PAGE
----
[March 6, 2009] At this writing, many wonder whether or not GM can survive at all. If it can, it’s already a fairly accepted fact that it will only be able to do so as a simpler, smaller company. Those considered its “core” – most viable, most profitable and most promising – brands, Buick, Cadillac, Chevrolet and GMC are likely to carry on: GM has stated on several occasions in recent months that it’s committed to these four divisions. That leaves Hummer, Pontiac, Saab and Saturn all with futures uncertain, leaving loyalists and owners similarly uncertain about their cars’ futures.
The Hummer brand’s future wasn’t all that bright before today’s overwhelming pressures? With vehicles expensive, large and thirsty, arguably unnecessary, its days – at least with its current lineup of medium, large and extra-large SUVs – were numbered one way or another? At least three “enemies” have been working toward Hummer’s demise:  Those in the “green” movement have been opposed to these vehicles (and others of their type) for many years.  Last year’s gas price spike took a heavy toll on sales (and ever-increasing minimum MPG requirements are/were always going to be difficult to achieve).  The current economic crisis, and its adverse impact on new sales overall, has been particularly painful for Hummer dealers (as February's sales in 2009 were some 67% lower than in February 2008). While Hummer may have been able to soldier on with only one of these “monkeys” on its back, it surely has little chance with all three? Those who will suffer most from Hummer’s demise: Hummer dealers who were required to build expensive and impressive dealerships to sell the unique, up-market brand. Owners will likely suffer some lost resale value, but that may have already taken place. But, since many of the Hummer’s “guts” are from other GM models (large trucks and SUVs), critical parts might not be a problem ?
If there’s a bright spot on the "endangered species" list, it’s Pontiac. Pontiac has a long history, one without many detractors, and stands a good chance of surviving, though it may have only a few so-called “niche” models to offer. Currently, Pontiac models are on a hodge-podge of platforms, some shared with other GM products (which may or may not make them sustainable without too much cost or effort). The Solstice is similar to the Saturn Sky and a European Opel. The G8 is sourced from GM Australia. The Vibe is almost identical to the Toyota Matrix (as bizarre at that relationship might appear!). The G6 is similar to the Chevy Malibu, the G5 is related to the Chevy Cobalt, and the G4 is akin to the Chevy Aveo (so there's a lot of won't-be-missed repetition in Pontiac's current line-up). The Torrent is similar to the Chevy Equinox, and is already scheduled to be dropped, its replacement shifted to the GMC line. Pontiacs most viable “niche” cars at this stage are the G8 and the Solstice. In recent years, GM has also been in the process of combining Pontiac dealers with Buick and GMC, so the dealer network is relatively safe and secure (and the G8 and Solstice don't mimic any existing Buick or GMC products). Those who will suffer most from Pontiac’s demise (if it actually occurs): dealers with stand-alone Pontiac stores, and countless Pontiac fans and loyalists. Unlike two other recently dropped brands, Plymouth and Oldsmobile, Pontiac has a larger, more enthusiastic following, a group that will sorely miss this iconic brand.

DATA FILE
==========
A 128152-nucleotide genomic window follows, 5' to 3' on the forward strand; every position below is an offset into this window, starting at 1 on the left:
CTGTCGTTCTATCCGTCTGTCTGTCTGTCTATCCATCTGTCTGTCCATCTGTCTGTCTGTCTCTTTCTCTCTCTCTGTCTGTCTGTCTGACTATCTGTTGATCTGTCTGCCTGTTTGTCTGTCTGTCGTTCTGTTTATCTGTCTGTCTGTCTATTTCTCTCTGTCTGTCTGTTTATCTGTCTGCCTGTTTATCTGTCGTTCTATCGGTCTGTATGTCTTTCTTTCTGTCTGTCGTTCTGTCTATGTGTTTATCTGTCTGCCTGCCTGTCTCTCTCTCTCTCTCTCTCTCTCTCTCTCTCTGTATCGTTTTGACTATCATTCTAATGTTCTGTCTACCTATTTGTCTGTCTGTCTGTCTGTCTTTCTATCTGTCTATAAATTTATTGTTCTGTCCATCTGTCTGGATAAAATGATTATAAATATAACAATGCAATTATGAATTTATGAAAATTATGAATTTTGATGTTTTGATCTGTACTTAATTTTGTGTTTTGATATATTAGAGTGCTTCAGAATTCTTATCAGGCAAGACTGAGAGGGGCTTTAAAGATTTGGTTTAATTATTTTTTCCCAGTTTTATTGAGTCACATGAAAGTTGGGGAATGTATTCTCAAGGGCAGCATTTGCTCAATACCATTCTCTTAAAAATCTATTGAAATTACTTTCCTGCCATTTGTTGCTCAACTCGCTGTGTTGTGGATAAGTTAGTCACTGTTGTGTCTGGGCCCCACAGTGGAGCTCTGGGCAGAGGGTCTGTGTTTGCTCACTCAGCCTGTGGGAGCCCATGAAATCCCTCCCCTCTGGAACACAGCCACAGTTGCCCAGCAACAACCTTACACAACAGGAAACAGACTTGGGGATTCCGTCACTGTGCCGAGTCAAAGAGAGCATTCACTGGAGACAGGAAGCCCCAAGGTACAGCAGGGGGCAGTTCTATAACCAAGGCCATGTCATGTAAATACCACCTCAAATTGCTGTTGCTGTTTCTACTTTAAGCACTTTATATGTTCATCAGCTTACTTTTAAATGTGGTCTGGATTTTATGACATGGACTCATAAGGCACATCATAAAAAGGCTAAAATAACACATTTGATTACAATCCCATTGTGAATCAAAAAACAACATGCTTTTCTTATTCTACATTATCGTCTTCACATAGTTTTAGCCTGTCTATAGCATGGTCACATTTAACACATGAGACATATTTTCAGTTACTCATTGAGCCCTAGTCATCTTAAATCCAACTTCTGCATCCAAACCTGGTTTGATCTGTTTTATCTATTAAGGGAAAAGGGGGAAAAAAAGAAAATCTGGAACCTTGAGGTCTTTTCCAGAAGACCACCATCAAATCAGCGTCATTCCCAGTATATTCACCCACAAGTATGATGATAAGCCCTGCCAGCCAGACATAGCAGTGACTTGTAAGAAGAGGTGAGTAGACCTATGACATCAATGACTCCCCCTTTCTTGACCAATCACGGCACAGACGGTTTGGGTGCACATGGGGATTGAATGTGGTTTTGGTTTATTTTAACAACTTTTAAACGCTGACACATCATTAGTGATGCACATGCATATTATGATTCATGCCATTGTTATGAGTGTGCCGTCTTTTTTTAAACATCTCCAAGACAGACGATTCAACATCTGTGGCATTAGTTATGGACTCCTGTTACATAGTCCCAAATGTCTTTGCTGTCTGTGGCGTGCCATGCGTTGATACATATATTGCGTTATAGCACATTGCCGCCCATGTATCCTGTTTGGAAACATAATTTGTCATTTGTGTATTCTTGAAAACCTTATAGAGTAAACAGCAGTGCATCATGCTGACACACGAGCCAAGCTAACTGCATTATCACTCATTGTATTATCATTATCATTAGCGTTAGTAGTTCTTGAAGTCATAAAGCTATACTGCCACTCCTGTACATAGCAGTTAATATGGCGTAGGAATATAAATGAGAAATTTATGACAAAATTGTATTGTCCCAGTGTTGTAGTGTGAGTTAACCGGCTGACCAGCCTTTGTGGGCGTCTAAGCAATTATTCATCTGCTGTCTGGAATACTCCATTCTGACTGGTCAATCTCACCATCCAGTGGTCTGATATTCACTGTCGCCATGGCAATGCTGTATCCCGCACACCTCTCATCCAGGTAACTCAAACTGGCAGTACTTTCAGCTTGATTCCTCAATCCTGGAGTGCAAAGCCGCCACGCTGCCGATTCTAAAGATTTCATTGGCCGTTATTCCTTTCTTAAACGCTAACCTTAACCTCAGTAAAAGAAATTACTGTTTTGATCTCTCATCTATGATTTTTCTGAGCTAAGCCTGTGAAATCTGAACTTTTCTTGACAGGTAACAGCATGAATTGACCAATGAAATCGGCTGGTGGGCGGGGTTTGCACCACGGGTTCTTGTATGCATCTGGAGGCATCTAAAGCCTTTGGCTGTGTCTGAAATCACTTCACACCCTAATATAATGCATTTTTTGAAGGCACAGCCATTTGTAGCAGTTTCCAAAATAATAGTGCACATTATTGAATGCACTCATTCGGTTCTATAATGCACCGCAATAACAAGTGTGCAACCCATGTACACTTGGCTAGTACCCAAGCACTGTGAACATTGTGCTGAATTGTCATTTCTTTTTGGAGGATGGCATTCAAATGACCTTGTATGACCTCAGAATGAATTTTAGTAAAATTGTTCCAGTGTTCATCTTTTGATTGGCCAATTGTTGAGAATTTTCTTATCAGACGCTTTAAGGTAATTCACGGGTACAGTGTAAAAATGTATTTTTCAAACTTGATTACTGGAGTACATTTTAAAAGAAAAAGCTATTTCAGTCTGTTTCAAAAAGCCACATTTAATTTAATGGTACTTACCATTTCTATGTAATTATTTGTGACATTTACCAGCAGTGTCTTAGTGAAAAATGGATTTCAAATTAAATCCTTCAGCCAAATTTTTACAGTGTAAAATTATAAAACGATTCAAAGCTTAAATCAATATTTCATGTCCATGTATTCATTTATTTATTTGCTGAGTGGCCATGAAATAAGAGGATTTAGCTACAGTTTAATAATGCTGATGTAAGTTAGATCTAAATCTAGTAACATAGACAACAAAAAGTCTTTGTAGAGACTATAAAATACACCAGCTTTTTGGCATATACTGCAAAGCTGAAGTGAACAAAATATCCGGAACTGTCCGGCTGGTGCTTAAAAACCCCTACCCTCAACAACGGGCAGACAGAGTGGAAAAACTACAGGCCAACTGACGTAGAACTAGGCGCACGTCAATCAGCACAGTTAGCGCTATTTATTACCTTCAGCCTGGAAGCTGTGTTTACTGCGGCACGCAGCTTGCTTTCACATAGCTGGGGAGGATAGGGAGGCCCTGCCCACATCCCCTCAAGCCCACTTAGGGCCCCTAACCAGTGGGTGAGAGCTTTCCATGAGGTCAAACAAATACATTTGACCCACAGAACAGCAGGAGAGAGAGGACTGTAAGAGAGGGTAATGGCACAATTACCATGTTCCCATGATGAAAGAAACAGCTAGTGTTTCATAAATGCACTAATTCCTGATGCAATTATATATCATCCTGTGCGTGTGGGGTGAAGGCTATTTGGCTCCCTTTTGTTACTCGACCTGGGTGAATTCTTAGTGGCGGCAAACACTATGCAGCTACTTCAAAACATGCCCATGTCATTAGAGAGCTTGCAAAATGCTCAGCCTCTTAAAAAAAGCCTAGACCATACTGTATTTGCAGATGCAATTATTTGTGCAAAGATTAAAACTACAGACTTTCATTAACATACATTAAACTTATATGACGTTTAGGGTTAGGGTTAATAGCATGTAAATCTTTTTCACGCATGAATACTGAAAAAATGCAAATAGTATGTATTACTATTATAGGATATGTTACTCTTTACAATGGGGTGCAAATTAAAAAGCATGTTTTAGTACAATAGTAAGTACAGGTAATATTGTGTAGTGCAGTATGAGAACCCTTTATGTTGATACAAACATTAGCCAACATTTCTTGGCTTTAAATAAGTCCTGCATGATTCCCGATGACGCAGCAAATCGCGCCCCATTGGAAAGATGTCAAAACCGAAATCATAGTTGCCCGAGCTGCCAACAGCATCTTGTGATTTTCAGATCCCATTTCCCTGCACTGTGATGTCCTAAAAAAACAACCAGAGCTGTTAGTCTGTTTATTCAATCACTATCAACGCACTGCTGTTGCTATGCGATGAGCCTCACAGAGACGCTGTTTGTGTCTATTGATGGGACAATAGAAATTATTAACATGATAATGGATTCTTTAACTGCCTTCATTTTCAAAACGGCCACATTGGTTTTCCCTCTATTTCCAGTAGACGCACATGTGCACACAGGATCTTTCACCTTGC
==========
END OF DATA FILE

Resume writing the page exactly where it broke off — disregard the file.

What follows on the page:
Saab has a small, but dedicated following. Saab loyalists were none-too-pleased when GM bought the company, fearing its once-unique product line would be ruined by GM placing Saab-like parts on existing GM models, as it, in fact, did with the Saab 9-7X (which is little more than a Chevy Trailblazer or GMC Envoy in “Swedish clothing"). The Swedish government may or may not help Saab stay afloat. It’s rumored that as many as five buyers are interested in the Saab brand. Those who will suffer most from Saab’s demise: Saab loyalists and Sweden’s pride in its once home-grown auto brand? However, if another company purchases Saab, there may be hope for both?
Perhaps the most disappointing loss that could result from GM’s brand dropping is Saturn? Though it got off to a slow and rough start, with small, generally unspectacular products, it’s easy-going no-haggling sales methods and relatively unique character have garnered many dedicated fans. Sadly, though it currently sports a wide array of promising all-new products, it has not gained the attention and popularity it might have deserved. Like Pontiac, Saturn’s lineup is shared with others as well. Its new Astra compact is nearly identical to a European Opel model. As mentioned above, its Sky roadster is a Pontiac Solstice sibling. Its Outlook crossover is related to the Buick Enclave, Chevy Traverse and GMC Acadia. The Aura sedan is related to the Chevy Malibu. Though there’s been talk about Saturn “spinning off” from GM, it seems an unusual concept since all of its products share platforms and components with other GM products. Those who will suffer most from Saturn’s demise: Saturn dealers, many of whom own stand-alone stores, Saturn loyalists who enjoy Saturn’s fairly unique approach to marketing and sales. Saturn: a great concept that just wasn’t properly handled, marketed or nurtured by its parent, GM.
For more information on the many, ever-changing aspects of which of GM’s brands may or may not survive, visit our NEWS page, particularly the Industry & Manufacturing section.